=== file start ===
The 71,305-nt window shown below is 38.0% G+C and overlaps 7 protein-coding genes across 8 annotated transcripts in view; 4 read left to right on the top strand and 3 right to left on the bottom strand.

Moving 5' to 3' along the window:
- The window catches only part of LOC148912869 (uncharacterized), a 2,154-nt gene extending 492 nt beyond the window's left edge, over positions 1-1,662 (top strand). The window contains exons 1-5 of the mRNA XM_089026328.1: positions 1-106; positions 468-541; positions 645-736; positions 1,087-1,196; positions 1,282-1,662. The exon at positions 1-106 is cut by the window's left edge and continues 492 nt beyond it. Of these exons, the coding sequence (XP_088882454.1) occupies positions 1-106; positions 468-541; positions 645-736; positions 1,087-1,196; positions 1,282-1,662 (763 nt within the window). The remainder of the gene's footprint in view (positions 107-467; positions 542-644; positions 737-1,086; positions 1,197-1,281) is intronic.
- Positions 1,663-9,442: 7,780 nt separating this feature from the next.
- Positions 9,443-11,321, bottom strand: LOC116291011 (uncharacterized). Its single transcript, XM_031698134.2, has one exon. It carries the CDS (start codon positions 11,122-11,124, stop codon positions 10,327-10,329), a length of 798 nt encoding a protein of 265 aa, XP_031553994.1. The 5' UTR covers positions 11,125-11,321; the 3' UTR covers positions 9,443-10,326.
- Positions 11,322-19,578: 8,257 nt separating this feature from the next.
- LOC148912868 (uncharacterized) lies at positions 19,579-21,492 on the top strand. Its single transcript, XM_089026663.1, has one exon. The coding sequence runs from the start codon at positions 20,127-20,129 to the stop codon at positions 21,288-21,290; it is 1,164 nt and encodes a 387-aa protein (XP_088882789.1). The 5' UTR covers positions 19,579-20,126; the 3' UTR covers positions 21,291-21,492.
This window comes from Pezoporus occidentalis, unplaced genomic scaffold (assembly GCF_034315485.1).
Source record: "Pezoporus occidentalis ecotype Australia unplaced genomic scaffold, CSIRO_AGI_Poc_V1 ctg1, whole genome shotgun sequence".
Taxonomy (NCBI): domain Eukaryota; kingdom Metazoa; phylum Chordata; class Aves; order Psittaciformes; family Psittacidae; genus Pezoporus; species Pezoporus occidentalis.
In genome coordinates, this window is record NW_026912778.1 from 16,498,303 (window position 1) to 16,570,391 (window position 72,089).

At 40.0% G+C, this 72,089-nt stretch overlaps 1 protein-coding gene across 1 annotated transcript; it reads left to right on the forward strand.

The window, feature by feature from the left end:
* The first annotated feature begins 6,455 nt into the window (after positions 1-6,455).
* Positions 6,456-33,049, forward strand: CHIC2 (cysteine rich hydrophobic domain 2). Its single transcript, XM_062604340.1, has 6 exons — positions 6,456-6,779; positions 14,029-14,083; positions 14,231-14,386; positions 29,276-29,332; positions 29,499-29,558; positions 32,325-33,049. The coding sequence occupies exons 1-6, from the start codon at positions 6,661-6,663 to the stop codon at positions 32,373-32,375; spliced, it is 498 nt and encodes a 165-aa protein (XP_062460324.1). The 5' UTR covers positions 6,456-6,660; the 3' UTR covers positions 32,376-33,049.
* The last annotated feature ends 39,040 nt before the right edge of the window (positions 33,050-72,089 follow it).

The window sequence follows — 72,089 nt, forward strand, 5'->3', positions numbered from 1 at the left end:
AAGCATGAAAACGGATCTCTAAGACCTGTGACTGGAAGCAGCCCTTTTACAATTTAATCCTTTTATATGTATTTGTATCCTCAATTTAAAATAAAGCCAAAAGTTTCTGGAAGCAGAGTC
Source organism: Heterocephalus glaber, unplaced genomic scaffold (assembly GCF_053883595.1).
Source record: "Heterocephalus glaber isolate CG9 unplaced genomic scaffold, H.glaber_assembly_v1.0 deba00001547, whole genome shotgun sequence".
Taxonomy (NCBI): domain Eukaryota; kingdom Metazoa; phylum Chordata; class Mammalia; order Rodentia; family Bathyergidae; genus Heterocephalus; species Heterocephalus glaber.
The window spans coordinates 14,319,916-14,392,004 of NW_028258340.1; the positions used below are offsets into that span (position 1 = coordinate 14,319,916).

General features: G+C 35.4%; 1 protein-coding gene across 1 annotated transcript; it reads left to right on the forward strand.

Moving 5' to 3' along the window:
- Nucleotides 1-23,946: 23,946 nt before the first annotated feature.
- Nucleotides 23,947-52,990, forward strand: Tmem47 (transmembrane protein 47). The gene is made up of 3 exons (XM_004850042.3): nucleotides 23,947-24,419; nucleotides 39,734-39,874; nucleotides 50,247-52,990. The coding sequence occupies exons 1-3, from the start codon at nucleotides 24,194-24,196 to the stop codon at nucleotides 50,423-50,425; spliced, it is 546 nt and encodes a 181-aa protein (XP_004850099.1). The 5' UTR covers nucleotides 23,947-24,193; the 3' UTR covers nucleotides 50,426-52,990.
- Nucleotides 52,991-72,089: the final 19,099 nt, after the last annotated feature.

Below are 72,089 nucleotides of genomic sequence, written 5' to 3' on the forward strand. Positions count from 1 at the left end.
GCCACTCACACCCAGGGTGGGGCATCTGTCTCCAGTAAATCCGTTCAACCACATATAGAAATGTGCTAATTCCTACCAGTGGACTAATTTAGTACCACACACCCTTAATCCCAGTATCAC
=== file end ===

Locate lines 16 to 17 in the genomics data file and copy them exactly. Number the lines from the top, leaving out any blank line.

* The last annotated feature ends 39,040 nt before the right edge of the window (positions 33,050-72,089 follow it).

The window sequence follows — 72,089 nt, forward strand, 5'->3', positions numbered from 1 at the left end: